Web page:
Expecting a baby? Ensuring that your baby boy or girl has a healthy start to life begins with good prenatal care. Prenatal care refers to the care you receive for yourself and your baby during your entire pregnancy. Following a prenatal care plan can positively impact both you and your baby’s health by minimizing pregnancy complications, decreasing the likelihood of birth defects and easing postpartum recovery. It’s important to begin prenatal care early – and see your doctor regularly – to get the maximum benefit for you and your developing baby.

The first step in promoting your growing baby’s good health is to establish healthy habits for yourself, before you become pregnant: a nutritious diet, regular exercise, and avoiding harmful substances such as tobacco, alcohol, and certain medicines and foods. Women who are planning to become pregnant should talk with a doctor for advice on lifestyle changes and healthy practices that will contribute to a healthy pregnancy. 

Once you are pregnant, getting good nutrition, plenty of exercise, sleep and avoiding stress are good guidelines to follow. Babies born to mothers who do not receive prenatal care are three times more likely to have a low birthweight and five times more likely to die than those born to mothers who do get care, according to the March of Dimes. Babies that weigh less than 5 pounds, 8 ounces at birth are considered low birthweight and are at greater risk of serious health problems and disabilities such as mental retardation, learning problems, cerebral palsy, bleeding in the brain, digestive problems, and vision or hearing loss. These infants’ survival rate is also lower than babies of normal weight (ranging from about 5 1/2 to 9 pounds). Research suggests that babies with low birthweight may be at risk for health problems as adults, too, such as high blood pressure, diabetes, and heart disease.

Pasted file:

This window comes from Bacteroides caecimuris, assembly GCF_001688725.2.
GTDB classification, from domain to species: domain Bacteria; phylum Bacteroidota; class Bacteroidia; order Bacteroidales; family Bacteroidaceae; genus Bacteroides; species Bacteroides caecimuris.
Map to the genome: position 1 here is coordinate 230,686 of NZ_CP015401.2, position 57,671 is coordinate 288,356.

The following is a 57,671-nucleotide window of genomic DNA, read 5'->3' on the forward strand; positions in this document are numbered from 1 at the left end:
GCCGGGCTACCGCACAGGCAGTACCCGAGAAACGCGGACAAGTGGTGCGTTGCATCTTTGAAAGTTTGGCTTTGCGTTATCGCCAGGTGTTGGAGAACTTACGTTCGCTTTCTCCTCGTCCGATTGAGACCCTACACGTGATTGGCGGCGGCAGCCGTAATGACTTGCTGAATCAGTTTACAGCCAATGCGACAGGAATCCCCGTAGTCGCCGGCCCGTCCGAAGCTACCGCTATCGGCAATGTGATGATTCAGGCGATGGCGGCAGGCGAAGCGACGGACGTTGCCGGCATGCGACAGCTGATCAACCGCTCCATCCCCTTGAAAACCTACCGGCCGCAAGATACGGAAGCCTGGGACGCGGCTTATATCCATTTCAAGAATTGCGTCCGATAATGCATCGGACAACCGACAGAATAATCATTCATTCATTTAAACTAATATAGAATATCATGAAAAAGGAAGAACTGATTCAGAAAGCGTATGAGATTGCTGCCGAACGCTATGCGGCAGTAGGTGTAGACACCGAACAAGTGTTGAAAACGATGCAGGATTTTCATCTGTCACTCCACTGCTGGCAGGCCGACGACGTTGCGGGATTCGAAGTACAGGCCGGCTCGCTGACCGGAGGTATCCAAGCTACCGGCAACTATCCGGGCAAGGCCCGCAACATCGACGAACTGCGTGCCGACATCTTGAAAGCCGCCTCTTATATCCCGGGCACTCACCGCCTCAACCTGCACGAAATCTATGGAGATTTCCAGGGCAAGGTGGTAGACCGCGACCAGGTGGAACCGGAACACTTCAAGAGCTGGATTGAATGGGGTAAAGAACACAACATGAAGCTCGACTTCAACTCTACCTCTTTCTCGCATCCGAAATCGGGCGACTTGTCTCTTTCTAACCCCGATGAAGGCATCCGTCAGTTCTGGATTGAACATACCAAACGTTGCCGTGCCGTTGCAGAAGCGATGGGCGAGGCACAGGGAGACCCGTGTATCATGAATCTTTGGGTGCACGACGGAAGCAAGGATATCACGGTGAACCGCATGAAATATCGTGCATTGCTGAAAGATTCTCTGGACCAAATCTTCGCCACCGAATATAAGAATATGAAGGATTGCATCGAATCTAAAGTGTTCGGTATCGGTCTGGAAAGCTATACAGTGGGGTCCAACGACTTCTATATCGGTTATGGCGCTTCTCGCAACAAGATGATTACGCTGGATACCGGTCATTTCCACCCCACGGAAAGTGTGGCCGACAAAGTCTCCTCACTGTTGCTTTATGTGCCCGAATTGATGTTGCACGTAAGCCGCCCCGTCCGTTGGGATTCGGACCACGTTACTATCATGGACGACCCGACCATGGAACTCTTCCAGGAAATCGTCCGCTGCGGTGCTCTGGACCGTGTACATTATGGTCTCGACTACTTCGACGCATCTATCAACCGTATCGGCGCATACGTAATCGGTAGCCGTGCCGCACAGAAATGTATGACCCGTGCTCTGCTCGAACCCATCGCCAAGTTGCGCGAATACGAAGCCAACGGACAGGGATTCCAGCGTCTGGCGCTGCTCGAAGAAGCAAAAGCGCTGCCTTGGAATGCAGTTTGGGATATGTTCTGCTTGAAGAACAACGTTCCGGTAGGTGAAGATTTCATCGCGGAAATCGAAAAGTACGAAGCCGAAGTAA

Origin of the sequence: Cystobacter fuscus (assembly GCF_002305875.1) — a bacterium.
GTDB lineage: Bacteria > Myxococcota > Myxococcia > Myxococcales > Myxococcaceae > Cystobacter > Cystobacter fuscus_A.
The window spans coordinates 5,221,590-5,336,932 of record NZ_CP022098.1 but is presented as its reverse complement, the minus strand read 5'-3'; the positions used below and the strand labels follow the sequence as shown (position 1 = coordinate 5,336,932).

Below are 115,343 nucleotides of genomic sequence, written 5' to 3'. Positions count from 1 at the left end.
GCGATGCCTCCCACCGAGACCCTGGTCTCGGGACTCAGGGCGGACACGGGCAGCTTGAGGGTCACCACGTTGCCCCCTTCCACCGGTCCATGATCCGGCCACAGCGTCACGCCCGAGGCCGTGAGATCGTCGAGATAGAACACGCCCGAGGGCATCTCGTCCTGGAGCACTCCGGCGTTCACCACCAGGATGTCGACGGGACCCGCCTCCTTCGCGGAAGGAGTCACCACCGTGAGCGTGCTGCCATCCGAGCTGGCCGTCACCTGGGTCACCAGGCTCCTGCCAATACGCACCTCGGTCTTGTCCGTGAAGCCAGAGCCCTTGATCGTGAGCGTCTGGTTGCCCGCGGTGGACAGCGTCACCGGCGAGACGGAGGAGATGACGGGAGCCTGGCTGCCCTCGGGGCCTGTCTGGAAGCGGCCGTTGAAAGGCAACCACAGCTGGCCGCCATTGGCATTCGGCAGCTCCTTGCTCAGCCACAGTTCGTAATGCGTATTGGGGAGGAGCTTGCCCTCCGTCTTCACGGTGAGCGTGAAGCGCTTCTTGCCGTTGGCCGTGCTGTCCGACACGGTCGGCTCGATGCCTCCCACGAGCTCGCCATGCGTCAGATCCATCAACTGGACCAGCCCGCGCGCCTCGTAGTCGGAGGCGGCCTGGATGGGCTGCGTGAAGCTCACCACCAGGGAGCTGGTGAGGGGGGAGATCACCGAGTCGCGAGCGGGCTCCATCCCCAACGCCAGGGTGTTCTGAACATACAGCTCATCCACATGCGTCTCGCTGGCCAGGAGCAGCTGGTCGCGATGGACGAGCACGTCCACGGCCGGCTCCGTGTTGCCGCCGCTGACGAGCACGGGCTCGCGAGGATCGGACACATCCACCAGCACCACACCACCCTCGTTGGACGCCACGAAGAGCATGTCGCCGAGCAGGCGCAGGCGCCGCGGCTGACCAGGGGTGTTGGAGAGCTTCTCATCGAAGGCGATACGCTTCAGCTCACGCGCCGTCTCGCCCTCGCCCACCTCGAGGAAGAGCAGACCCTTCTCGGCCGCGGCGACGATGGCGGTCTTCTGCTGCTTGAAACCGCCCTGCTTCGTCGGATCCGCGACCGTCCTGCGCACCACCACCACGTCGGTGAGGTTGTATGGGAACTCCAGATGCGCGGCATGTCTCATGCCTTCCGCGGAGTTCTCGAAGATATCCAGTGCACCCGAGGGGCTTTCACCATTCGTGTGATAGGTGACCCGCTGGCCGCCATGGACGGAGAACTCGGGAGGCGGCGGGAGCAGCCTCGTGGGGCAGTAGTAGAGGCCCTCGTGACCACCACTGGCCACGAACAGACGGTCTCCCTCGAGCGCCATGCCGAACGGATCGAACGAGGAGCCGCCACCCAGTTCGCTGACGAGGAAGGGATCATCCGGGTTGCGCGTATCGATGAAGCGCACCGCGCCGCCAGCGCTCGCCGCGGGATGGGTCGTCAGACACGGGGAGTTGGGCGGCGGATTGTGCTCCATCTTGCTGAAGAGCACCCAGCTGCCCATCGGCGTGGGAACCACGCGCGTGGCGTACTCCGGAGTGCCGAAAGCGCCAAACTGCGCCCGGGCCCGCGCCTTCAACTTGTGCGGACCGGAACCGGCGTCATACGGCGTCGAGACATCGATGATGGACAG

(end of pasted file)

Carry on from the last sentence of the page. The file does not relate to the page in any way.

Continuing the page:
The main reasons that a baby may be born with a low birth weight is premature birth – born before the 37th week of pregnancy – or growth restriction (a baby that is full term, but underweight). This means that, during pregnancy, something happened to slow down or stop the baby’s growth. A variety of health and lifestyle factors can cause premature birth or slow the baby’s growth and development during pregnancy. Be sure to discuss these factors with your doctor.

Giving your baby an early foundation for good health is one of the greatest gifts. If you’re planning to start a family, begin with a pre-conception checkup. Your doctor can help screen for certain health problems, infections, make sure your immunizations are up to date, as well as discuss your nutrition and lifestyle habits, medications and certain foods and beverages to avoid during pregnancy.

Your doctor will establish a regular schedule of check-ups and various screenings. It’s important to follow this plan, and comply with your doctor’s instructions for your medical care and personal health habits. Specific lifestyle choices an expectant mother can make to reduce the chances of having a low birthweight baby include avoiding tobacco and alcohol, getting adequate rest and nutrition, managing stress, and taking a daily multivitamin with folic acid (0.4 mg). It’s also important to work with your doctor to manage any chronic conditions that can affect your pregnancy and your baby’s growth, such as high blood pressure, diabetes, or thyroid disease.


(Editor’s Note: Dr. Alicia Constantino is a board-certified OB/GYN practicing with the Marana Health Center.  She can be reached at 682-4111 or maranahealthcenter.org.)

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